May of last year felt like a particularly transformative month. Discovery and WarnerMedia announced their surprise mega-merger, intended to accelerate their direct-to-consumer ambitions. That same week, TF1 and M6 said they had entered into exclusive negotiations to merge in order to deliver a “French response to the challenges from global platforms.” And Amazon sealed its deal to take control of MGM, with Mike Hopkins, senior VP of Prime Video and Amazon Studios, citing the importance of the studio’s “treasure trove of IP.” In the same month, per Nielsen, U.S. consumers spent 26 percent of their viewing time on streaming platforms, just ahead of the 25 percent on broadcast.
The streaming wars are indeed set to go into overdrive this year as global, regional and local players engage in the stiff fight for consumers’ time and expenditure. According to a raft of studies last year, platforms were mainly able to retain the huge gains they saw amid the first rounds of Covid-19-induced lockdowns. And while broadcast television adspend slipped amid the pandemic, by Q3 last year, most media companies were citing strong financials, powered by AVOD and subscription streaming gains. Not that there weren’t causes for concern, as subscriber growth slowed at Netflix and Disney+ and Deloitte warned of higher churn rates as the market gets more crowded. Kevin Westcott, vice chairman of Deloitte LLP and U.S. technology, media and telecom leader, noted in the company’s latest Digital Media Trends survey: “We’re seeing an important shift in what consumers are paying attention to and how they are choosing to engage and be entertained. While streaming video will continue to gain momentum, especially with leading services now pursuing global markets, these companies will also need to address churn and retention among diverse segments in different markets and shift from merely measuring subscribers to understanding how to unlock the lifetime value within their customer bases.”
HBO Max, Netflix, Hulu and Disney+ lost a combined $80.2 million in April 2021 due to subscriber churn, according to Wurl Analytics. Monthly churn rates for Disney+, HBO Max and ViacomCBS ranged from 2 percent to 7 percent, Wurl Analytics found. Between 2021 and 2024, Disney+ will churn 333.1 million subscribers, Wurl Analytics predicted. To reach its stated growth target of between 230 million and 260 million global subscribers by the end of 2024, it would need to attract 472.5 million new subscribers. Similarly, for HBO Max to hit 150 million subs, it needs to add 302.6 million customers. ViacomCBS would need 210.4 million new customers to its services to reach 150 million subscribers by 2025.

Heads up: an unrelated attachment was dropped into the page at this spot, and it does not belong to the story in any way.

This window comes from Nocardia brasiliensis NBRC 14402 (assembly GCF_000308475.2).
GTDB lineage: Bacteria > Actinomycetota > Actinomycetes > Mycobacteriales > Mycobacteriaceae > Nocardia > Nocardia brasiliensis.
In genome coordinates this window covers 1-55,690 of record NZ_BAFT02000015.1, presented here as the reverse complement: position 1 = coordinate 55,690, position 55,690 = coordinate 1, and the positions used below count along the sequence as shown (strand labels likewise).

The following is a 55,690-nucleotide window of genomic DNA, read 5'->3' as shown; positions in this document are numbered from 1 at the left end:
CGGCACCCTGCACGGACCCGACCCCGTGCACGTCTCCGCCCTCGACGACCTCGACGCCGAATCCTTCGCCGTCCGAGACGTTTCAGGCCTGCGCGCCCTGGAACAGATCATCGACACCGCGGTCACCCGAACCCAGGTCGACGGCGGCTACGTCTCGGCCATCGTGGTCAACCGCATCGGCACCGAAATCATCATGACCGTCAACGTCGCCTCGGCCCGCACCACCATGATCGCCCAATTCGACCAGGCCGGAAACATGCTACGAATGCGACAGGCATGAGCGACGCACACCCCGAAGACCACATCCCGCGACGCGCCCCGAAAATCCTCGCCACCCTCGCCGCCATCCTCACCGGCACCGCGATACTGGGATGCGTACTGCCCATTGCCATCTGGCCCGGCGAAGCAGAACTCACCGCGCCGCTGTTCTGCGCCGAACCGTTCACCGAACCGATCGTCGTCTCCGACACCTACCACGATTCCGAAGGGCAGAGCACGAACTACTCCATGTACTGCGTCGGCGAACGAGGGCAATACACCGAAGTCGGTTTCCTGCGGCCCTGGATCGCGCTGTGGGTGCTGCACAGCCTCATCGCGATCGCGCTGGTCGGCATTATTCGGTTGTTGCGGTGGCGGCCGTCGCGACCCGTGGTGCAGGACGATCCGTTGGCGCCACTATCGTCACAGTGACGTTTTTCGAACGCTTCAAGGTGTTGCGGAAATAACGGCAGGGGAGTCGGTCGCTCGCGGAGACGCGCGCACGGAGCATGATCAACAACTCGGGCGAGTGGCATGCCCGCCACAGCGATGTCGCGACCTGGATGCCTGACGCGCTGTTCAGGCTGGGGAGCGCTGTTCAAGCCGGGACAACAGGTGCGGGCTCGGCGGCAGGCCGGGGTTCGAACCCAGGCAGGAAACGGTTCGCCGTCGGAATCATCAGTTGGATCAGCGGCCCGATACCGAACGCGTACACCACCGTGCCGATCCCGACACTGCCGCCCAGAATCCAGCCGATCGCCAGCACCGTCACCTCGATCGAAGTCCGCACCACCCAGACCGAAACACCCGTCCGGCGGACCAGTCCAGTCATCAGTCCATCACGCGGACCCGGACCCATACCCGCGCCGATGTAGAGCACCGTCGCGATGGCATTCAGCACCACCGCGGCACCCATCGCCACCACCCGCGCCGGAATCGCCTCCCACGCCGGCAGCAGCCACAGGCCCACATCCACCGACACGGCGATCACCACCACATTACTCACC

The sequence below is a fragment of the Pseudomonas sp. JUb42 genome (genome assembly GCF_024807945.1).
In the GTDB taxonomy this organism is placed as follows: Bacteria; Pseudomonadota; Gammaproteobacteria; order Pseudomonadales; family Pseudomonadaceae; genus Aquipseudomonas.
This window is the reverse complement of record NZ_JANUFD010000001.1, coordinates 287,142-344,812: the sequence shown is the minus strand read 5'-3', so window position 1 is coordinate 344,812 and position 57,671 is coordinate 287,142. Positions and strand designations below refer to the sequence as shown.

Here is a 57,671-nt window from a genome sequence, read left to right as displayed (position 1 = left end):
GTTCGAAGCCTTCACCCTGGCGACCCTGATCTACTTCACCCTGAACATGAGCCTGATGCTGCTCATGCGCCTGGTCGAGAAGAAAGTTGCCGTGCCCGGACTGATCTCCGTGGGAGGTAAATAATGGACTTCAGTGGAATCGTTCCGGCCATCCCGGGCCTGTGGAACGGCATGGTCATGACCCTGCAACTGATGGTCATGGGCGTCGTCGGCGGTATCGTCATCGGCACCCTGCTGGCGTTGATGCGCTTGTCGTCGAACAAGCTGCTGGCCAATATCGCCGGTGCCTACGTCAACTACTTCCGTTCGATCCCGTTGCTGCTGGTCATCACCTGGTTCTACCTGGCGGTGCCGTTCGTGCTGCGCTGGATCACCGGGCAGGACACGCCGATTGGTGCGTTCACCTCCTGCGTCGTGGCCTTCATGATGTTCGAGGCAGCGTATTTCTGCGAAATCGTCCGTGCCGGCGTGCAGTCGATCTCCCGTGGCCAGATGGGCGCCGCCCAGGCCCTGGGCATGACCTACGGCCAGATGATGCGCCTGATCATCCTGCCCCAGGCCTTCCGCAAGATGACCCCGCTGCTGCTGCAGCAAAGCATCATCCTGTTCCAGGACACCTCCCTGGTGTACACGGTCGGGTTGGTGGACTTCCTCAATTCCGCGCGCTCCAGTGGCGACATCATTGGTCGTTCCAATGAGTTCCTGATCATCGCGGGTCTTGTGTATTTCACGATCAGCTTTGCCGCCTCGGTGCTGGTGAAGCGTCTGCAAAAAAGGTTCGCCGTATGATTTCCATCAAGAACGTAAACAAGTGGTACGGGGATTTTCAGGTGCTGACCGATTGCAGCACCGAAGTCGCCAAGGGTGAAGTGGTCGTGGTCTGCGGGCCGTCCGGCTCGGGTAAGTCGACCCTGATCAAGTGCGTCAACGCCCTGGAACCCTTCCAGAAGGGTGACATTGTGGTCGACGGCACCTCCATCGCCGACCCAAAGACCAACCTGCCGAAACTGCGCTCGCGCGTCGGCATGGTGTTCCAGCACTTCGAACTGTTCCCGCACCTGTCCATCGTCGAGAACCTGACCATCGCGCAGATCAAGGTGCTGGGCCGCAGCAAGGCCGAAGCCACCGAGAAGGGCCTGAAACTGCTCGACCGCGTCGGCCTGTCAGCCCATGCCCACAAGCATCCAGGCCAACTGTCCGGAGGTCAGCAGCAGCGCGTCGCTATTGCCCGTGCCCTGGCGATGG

“For streaming video providers, keeping subscribers is harder than ever as people—especially younger generations—are managing costs by adopting ad-supported options, looking for discounts and bundles, and moving on and off services to satisfy their content needs,” Deloitte’s Digital Media Trends report said. “But Covid-19 could be ushering in a permanent shift in entertainment, where it’s not just about streaming or the number of subscribers, but also importantly about how platform providers are responding to subscriber churn by providing enhanced experiences and the ability to connect with others on their platforms.”
Deloitte projects at least 150 million SVOD paid streaming subscriptions will be canceled worldwide this year, with churn rates rising to 30 percent per market. However, Deloitte noted that more subscriptions would be added than canceled, and the average number of subs per person would increase. Further, in markets with the highest churn, many of those canceling may resubscribe to a service that they had previously left. “These are all signs of a competitive and maturing SVOD market,” the report noted. “As SVOD matures, growth across global regions that may have different cost sensitivities will likely require different business model innovation and pathways to profitability.”